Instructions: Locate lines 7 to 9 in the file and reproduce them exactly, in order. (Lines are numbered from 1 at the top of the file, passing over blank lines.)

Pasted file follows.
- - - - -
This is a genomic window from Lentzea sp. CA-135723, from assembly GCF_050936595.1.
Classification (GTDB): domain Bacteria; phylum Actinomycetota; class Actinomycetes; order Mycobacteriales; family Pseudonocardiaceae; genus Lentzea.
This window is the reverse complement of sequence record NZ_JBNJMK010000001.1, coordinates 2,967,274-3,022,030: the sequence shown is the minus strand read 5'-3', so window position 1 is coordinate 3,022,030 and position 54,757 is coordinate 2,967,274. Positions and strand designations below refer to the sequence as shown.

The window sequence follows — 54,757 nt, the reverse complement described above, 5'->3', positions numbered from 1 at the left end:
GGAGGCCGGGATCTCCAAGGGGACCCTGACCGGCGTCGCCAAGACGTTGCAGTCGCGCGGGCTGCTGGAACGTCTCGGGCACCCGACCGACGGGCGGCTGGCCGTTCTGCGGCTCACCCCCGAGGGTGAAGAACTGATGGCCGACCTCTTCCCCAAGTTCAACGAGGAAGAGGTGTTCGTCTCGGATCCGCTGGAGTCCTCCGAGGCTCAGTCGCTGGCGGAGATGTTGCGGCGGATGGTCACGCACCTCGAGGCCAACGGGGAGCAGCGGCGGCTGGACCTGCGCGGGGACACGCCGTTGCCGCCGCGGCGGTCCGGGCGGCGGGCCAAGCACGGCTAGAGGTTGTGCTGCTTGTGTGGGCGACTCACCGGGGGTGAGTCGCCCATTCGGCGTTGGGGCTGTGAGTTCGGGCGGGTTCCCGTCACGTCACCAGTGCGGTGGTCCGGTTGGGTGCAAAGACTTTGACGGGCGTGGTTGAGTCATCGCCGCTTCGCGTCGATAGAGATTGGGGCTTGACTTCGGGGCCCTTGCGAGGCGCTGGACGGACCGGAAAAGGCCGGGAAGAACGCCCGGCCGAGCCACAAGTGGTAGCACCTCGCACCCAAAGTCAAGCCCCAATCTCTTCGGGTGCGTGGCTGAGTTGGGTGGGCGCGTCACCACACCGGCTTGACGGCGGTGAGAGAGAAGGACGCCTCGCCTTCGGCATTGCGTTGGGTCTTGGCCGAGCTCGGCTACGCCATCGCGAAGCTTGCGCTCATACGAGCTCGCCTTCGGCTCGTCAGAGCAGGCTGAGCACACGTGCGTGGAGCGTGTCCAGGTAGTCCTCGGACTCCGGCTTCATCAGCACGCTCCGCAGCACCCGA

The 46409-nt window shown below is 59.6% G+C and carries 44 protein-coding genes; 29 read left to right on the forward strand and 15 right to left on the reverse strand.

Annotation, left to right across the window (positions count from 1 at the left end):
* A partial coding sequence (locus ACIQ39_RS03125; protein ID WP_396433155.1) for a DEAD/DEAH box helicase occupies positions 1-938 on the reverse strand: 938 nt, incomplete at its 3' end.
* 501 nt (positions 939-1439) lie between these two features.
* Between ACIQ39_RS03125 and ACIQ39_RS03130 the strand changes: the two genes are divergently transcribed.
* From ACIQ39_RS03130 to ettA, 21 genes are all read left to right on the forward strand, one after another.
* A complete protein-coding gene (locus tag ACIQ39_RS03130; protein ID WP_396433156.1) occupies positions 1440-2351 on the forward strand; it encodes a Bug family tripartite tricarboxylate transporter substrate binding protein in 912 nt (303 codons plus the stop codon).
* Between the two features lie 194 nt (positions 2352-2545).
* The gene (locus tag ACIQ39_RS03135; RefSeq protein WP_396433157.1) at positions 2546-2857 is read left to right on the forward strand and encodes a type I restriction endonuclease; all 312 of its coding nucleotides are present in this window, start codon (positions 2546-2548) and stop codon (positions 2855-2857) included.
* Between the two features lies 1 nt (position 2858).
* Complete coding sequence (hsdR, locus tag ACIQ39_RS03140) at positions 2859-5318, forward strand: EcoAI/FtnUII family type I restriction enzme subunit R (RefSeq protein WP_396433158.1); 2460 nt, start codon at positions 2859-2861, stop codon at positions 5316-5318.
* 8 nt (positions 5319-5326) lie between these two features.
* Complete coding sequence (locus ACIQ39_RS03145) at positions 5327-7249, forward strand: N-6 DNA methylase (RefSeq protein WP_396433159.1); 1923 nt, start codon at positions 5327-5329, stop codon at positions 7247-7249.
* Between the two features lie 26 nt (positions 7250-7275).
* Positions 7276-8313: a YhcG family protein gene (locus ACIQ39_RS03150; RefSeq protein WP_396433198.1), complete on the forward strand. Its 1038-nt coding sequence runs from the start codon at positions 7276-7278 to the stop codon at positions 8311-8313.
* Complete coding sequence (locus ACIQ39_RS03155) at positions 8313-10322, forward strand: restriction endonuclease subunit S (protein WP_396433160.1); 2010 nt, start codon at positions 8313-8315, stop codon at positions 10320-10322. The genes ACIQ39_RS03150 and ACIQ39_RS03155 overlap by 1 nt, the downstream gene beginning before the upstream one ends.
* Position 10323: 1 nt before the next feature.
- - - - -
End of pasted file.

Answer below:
Annotation, left to right across the window (positions count from 1 at the left end):
* A partial coding sequence (locus ACIQ39_RS03125; protein ID WP_396433155.1) for a DEAD/DEAH box helicase occupies positions 1-938 on the reverse strand: 938 nt, incomplete at its 3' end.
* 501 nt (positions 939-1439) lie between these two features.